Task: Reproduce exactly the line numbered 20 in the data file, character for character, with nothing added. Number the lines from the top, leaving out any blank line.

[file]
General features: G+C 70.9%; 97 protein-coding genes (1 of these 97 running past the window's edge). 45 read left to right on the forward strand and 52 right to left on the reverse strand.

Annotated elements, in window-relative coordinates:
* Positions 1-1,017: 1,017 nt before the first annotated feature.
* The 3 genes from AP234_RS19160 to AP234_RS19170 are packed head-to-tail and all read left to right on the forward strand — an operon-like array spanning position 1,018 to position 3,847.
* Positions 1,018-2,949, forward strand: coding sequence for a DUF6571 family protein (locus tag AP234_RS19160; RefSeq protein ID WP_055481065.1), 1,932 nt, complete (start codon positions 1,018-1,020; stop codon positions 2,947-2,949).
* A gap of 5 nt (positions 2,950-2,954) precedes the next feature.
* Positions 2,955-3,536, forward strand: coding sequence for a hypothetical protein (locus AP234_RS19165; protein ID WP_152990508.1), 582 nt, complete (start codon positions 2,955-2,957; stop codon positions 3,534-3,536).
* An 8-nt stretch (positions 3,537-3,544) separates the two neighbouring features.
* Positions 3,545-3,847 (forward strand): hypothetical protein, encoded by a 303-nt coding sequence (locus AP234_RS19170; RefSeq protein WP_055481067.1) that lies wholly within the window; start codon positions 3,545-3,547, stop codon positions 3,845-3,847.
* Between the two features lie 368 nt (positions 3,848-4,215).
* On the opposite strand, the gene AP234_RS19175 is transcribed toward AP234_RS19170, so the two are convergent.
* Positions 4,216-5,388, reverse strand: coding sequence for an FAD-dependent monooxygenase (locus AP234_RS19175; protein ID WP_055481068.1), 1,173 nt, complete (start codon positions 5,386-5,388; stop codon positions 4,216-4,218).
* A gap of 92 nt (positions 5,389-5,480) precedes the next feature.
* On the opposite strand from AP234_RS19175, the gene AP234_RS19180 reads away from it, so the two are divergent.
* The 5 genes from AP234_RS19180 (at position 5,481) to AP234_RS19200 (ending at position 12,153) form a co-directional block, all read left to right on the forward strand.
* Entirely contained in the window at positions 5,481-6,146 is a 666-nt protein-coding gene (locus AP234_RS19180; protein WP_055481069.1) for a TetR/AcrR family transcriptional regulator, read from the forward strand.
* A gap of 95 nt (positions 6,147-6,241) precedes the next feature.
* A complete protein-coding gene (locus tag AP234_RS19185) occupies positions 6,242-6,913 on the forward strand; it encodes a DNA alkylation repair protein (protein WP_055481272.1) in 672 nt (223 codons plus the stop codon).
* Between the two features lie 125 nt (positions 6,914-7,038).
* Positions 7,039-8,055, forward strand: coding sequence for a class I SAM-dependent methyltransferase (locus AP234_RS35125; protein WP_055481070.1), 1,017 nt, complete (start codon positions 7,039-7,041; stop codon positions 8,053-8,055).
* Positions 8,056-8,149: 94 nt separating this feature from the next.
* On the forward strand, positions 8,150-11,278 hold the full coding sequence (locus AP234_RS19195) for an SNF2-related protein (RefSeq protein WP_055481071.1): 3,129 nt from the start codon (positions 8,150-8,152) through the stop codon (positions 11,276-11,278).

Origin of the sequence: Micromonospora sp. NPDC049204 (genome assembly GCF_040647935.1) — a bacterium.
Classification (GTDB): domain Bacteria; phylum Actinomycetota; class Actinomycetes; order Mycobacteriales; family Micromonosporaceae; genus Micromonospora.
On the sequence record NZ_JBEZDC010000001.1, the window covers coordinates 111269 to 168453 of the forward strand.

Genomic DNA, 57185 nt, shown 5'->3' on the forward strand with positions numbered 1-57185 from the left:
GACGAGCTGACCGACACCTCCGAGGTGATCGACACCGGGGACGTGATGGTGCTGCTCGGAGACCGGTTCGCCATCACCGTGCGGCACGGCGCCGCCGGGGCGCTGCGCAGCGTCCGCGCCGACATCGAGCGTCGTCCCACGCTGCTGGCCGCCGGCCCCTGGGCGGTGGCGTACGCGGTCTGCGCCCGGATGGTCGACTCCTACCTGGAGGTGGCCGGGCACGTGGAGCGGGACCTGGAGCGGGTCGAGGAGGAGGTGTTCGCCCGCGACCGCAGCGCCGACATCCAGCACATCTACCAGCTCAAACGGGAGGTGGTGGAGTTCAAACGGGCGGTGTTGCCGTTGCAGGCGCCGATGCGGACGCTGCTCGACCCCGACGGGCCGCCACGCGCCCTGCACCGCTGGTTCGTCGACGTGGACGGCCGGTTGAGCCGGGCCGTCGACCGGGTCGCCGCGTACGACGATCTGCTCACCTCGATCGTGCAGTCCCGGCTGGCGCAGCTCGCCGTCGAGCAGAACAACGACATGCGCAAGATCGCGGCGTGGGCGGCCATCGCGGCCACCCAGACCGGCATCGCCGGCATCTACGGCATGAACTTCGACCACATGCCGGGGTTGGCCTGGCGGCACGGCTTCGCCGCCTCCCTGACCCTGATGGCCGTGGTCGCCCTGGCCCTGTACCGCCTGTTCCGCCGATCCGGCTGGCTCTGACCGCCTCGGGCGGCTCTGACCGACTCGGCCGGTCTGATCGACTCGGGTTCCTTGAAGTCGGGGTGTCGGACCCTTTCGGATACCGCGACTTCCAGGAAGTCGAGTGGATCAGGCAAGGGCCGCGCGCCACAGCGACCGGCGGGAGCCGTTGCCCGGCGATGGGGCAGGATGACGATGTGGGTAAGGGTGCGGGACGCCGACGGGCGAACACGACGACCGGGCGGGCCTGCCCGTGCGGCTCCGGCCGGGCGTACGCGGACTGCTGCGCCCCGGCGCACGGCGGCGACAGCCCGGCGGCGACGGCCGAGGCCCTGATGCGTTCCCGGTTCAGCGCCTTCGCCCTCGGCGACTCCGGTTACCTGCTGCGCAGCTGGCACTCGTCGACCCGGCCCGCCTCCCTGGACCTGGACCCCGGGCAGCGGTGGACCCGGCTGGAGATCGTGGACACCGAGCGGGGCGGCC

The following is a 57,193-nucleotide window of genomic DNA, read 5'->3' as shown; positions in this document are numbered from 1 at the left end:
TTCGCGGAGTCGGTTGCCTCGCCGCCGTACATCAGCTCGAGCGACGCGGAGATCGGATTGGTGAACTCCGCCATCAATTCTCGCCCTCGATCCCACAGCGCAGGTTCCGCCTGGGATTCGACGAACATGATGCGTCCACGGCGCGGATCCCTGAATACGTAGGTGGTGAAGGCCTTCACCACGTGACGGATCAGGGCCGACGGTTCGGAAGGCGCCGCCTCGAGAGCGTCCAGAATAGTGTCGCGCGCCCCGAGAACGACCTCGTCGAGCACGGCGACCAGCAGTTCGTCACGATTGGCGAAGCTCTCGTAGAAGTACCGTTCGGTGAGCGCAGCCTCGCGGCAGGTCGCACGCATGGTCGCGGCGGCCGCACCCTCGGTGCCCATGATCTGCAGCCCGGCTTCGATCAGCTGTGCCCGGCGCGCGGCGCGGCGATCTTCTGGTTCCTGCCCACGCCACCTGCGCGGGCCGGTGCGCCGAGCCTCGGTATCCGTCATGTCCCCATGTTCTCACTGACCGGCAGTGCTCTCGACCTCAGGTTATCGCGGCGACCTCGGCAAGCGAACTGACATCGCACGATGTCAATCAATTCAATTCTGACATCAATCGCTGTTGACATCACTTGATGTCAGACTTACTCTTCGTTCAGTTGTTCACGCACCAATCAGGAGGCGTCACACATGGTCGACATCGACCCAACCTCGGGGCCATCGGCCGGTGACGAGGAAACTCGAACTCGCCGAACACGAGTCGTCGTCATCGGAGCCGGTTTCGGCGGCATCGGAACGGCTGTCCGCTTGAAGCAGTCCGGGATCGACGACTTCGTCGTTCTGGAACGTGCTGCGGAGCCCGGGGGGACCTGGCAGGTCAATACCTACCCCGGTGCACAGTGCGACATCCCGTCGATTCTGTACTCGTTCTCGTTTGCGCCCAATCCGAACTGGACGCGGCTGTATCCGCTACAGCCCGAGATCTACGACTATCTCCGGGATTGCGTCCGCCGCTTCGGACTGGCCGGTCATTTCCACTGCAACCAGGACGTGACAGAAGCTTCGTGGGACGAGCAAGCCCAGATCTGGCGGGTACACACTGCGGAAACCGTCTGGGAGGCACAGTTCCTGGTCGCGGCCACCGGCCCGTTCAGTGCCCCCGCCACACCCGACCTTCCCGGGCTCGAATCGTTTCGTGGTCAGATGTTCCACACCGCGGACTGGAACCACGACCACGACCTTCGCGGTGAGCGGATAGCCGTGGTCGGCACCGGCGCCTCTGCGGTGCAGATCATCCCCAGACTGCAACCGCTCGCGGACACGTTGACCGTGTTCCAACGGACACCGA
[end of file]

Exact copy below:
* Positions 7,039-8,055, forward strand: coding sequence for a class I SAM-dependent methyltransferase (locus AP234_RS35125; protein WP_055481070.1), 1,017 nt, complete (start codon positions 7,039-7,041; stop codon positions 8,053-8,055).